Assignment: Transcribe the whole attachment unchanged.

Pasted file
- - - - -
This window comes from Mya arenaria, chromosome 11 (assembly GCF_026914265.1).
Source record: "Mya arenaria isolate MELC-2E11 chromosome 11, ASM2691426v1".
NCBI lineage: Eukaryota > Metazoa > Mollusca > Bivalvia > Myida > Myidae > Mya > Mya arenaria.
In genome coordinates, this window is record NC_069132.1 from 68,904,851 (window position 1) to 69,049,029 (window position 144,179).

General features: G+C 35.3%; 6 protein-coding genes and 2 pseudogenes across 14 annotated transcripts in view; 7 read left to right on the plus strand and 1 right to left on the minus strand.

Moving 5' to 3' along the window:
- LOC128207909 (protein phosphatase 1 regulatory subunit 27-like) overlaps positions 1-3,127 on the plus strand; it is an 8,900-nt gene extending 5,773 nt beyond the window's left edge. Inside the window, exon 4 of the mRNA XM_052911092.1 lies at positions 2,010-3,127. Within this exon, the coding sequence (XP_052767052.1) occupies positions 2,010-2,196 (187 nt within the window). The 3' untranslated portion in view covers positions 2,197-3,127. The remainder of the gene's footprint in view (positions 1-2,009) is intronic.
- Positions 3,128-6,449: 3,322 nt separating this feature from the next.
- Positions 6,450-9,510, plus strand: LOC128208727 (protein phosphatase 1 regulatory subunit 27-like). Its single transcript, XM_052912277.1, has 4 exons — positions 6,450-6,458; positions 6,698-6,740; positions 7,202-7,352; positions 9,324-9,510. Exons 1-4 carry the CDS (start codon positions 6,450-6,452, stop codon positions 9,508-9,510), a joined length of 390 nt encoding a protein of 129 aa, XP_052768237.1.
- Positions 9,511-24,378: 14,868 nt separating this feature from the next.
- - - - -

This window comes from Mya arenaria, chromosome 11 (assembly GCF_026914265.1).
Source record: "Mya arenaria isolate MELC-2E11 chromosome 11, ASM2691426v1".
NCBI lineage: Eukaryota > Metazoa > Mollusca > Bivalvia > Myida > Myidae > Mya > Mya arenaria.
In genome coordinates, this window is record NC_069132.1 from 68,904,851 (window position 1) to 69,049,029 (window position 144,179).

General features: G+C 35.3%; 6 protein-coding genes and 2 pseudogenes across 14 annotated transcripts in view; 7 read left to right on the plus strand and 1 right to left on the minus strand.

Moving 5' to 3' along the window:
- LOC128207909 (protein phosphatase 1 regulatory subunit 27-like) overlaps positions 1-3,127 on the plus strand; it is an 8,900-nt gene extending 5,773 nt beyond the window's left edge. Inside the window, exon 4 of the mRNA XM_052911092.1 lies at positions 2,010-3,127. Within this exon, the coding sequence (XP_052767052.1) occupies positions 2,010-2,196 (187 nt within the window). The 3' untranslated portion in view covers positions 2,197-3,127. The remainder of the gene's footprint in view (positions 1-2,009) is intronic.
- Positions 3,128-6,449: 3,322 nt separating this feature from the next.
- Positions 6,450-9,510, plus strand: LOC128208727 (protein phosphatase 1 regulatory subunit 27-like). Its single transcript, XM_052912277.1, has 4 exons — positions 6,450-6,458; positions 6,698-6,740; positions 7,202-7,352; positions 9,324-9,510. Exons 1-4 carry the CDS (start codon positions 6,450-6,452, stop codon positions 9,508-9,510), a joined length of 390 nt encoding a protein of 129 aa, XP_052768237.1.
- Positions 9,511-24,378: 14,868 nt separating this feature from the next.